The past year has been a very busy one mainly concerned with the opening of the museum at Easter. Although small it has proved to be of great interest to a wide cross section of visitors and it is hoped to improve what is on offer in time for the reopening in April. Building on this experience and at the suggestion of many people it has been agreed to extend the opening period this year to include all of October and, with effect from April, to open on Saturday mornings all year. In addition, with the anniversary of the start of World War One, this year it has been decided to try and mount an exhibition with this as the theme, taking into use display areas in the library itself.

Our Stewards

The success of the museum this year has been due to a number of factors, not least of which has been the support and interest shown by stewards and the library staff. There is little doubt that the fact that we have taken occupation of part of the library premises has helped the library service as they face difficult decisions over funding etc.

A Computer Archive of Images, Old and Contemporary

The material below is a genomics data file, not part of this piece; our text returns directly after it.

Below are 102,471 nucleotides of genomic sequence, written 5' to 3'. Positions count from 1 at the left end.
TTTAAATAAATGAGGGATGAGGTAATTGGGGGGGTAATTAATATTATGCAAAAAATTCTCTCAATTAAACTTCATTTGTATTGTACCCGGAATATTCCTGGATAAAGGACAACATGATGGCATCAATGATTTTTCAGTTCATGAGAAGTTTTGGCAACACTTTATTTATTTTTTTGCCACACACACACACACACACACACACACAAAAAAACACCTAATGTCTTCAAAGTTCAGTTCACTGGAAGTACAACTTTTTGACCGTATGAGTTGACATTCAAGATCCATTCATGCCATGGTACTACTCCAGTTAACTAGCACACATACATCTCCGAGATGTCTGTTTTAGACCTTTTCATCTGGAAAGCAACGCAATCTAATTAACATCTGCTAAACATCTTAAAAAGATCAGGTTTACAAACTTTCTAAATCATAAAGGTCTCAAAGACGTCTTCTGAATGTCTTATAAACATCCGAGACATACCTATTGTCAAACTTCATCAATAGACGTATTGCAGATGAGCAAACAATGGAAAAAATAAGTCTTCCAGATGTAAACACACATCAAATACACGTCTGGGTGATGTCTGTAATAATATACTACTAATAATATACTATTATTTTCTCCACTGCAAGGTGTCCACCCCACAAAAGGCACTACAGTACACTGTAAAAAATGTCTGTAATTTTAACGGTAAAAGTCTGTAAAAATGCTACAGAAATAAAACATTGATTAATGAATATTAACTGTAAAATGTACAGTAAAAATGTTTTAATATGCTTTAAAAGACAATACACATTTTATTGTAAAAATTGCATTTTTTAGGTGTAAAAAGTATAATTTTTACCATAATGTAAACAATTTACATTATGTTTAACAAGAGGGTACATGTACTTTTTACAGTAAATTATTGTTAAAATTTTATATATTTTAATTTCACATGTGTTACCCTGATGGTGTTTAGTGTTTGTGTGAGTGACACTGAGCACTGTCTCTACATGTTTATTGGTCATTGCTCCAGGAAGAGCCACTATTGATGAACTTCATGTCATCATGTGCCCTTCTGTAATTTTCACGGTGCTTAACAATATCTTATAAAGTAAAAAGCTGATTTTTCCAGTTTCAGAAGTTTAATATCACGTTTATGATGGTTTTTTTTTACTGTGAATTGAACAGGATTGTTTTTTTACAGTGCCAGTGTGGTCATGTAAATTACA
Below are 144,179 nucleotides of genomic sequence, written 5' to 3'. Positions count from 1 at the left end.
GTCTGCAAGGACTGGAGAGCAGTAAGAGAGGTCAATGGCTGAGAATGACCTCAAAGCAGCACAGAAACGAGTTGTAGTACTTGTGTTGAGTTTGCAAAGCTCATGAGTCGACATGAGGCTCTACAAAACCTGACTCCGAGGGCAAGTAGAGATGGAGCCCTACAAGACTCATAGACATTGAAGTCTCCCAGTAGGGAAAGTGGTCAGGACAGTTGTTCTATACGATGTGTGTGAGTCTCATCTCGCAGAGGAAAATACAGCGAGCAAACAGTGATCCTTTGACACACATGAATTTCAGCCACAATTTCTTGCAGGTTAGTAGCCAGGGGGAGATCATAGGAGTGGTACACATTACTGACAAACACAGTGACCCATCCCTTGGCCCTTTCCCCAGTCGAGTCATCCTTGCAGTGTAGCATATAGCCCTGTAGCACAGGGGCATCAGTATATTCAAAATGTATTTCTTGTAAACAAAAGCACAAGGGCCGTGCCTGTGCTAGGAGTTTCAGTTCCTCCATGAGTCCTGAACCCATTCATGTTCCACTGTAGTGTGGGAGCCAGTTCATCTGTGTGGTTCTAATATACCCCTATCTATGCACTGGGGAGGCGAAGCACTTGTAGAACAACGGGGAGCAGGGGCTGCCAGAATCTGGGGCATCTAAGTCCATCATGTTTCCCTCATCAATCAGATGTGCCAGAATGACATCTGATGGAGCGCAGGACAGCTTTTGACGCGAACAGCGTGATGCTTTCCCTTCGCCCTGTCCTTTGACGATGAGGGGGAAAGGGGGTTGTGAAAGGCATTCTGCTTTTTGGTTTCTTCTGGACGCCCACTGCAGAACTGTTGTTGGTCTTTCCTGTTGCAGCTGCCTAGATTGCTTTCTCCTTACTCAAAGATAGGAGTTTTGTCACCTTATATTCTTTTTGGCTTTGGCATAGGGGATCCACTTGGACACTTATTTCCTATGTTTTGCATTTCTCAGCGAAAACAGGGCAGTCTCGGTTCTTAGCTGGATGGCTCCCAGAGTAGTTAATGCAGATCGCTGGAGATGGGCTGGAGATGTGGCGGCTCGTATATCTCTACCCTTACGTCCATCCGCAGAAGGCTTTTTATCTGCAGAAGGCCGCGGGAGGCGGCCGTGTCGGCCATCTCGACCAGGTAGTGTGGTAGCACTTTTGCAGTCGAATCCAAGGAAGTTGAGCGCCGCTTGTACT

The provision of a modern computer has enabled us to offer an extensive range of photographs, adding to the available pictorial history of Wincanton. This has proved to be very popular and it is intended to extend this provision in the coming year.

The Series of Winter Talks

These are now well established and the printing of the programme so as to be accessible to all has proved to be of value. We have covered a wide range of topics and are always interested in suggestions from members. This is especially the case if they are able to provide the presentation.

Room for New People to Join Our Committee

We have been fortunate this year in being able to welcome two new members to the committee and this has been very helpful. We are, however, still interested in extending the numbers and would very much like to hear from anyone interested in helping out. We do need new ideas and enthusiasm.